Childbirth is amazing.  A-maz-ing.  It might not be a walk in the park.  In fact, it probably won't be.  But there’s a great prize at the end, so give it all you’ve got.  Try to be present for all of it, even the parts you'd rather not remember, because that prize is going to want to know the story of how it came into the world.

You’re going to have an extra person with you when you get home.  A very needy extra person.  But remember:  you can do it!  You can even do it without help.  (But if you’re offered help, try to take it.)  Just make sure that you're able to take some time to yourself to recharge your batteries now and again.  You’ll be a better parent because of it.

Babies are messy.  I'm going to say that again.  Babies are messy.  I’m not going to describe how, because you might be eating as you read this.  At least until you have a good sense of exactly what will be coming out of your baby, don't buy expensive clothes, and get into the habit of putting burp cloths or towels down on furniture that you care about.  When your baby starts solids, I suggest giving up all hope of having a tidy home until they master the art of self-feeding.  Which I think happens at around age 30.

Eating can be a challenge.  Whether you breastfeed or formula feed, remember that eating is a skill that babies have to learn to master, and it can take some time to get to a place of comfort and routine.  Patience and support are key.

Practice good posture.  Try to start at the beginning.  I have no data to back this up, but I have a theory that the heavier a baby gets, the more that baby's parents resemble Quasimodo.

Get some sleep.  You'll need it.  People will suggest that you nap when the baby naps.  This is a very good idea, especially in the beginning.  Especially if your baby cries a lot or has an erratic sleep schedule.  (Truth be told, this will probably be the case.)  You’re going to need to be well-rested.  Believe me.  (Full disclosure here:  This falls under the category of Advice I'll Freely Give But Probably Won't Follow Myself.)

Sleep is overrated.  Get things done instead.  In time, you’ll catch up on your own sleep, and those times when your little darling is napping will become golden to you.  You’re going to really enjoy a few moments each day to foster the feeling of getting something accomplished.  Even if that something is emptying the dishwasher.  Or brushing your teeth.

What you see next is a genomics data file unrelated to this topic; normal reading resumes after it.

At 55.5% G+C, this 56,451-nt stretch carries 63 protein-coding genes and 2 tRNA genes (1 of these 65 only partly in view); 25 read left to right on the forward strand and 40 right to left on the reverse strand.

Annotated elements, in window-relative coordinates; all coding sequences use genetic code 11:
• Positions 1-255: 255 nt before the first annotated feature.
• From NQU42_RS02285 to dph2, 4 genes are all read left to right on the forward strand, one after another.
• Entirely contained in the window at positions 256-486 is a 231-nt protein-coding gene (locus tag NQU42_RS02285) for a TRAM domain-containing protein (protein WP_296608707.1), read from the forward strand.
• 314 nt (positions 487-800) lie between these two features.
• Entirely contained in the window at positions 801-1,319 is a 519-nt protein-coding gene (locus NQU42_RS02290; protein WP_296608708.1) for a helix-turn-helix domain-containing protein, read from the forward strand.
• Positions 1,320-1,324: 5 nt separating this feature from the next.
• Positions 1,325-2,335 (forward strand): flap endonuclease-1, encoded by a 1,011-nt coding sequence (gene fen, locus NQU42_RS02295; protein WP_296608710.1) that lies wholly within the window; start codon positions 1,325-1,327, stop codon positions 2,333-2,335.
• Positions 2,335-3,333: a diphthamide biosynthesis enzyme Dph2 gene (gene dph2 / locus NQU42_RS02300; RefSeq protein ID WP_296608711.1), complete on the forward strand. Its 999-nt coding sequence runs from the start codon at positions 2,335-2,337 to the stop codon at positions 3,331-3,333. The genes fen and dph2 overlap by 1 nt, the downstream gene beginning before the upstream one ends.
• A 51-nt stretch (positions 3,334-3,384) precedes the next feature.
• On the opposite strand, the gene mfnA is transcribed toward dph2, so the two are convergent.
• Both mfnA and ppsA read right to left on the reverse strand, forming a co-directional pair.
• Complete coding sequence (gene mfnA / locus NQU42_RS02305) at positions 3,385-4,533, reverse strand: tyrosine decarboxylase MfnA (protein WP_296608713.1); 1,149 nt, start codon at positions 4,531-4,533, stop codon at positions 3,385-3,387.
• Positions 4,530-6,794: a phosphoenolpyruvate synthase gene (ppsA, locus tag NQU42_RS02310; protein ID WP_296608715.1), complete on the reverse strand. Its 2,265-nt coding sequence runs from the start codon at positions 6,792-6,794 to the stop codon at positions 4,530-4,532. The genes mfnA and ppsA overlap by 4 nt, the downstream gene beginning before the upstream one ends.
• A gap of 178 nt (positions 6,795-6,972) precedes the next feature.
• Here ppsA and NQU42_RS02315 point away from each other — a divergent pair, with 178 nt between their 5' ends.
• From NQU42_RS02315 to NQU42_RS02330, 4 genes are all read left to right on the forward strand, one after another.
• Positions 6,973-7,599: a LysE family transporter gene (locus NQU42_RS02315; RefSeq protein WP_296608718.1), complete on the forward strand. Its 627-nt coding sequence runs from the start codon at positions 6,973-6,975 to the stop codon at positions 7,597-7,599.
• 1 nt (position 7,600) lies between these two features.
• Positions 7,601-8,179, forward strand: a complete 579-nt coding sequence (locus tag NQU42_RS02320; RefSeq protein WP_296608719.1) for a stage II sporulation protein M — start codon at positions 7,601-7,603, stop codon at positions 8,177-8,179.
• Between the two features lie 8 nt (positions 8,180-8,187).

Let your baby learn how to fall asleep.  This one was very hard for us.  Both my husband and I loved having our daughter fall asleep in our arms.  But at 4 months of age, I realized we were going to have to start to wean her, unless we wanted to have to rock her to sleep until she turned 12.  There are lots of methods and philosophies on getting babies to fall asleep by themselves.  Find one that works for you and your baby.

It’s normal to feel frustrated at times.  And angry.  And blue.  Just remember:  it isn’t your baby’s fault, and make sure you don’t take it out on your little one.  Or your partner.  Parenthood is hard.  Hard.  Surround yourself with people who love you, who will support you, who can understand or at least empathize with what you're going through, and who will give you ample opportunities to ventilate about what you’re feeling and experiencing.  

Listen to others’ opinions, but follow your heart.  Most people aren’t shy about offering advice on how you should raise your baby.  They mean well, so respond kindly to them.  But then learn to trust your parental wisdom (which grows stronger with time and experience) and make sure you decide what's best for you and your baby.

Find a pediatrician who will talk you down from a ledge, not up to one.  Most pediatricians will allow you to interview them, free of charge, before you make a final decision.  Take advantage of this.  Find the right doctor, even if it means interviewing a small handful of them.  This person will be caring for your baby until your little darling goes off to college, so you’ll want to find someone that you (and your baby) feel comfortable with and confident in.  And remember, you can always change your mind and find a new pediatrician.

Trust your judgment.  There's no manual.  But there is daily on-the-job training.  And from birth until the bitter end, no human being anywhere in the world will every know your baby better than you do.  That means something.  That means something pretty huge.  Trust yourself

When things get tough, tap into something bigger.  It helps me to remember that there are lots of moms and dads out there who want babies but can’t have them.  And that there are lots of babies out there who need caring moms and dads.  Whenever I find myself at the end of my rope, I remember this, and it really does help.

Thanks for reading.  Now go have the time of your life.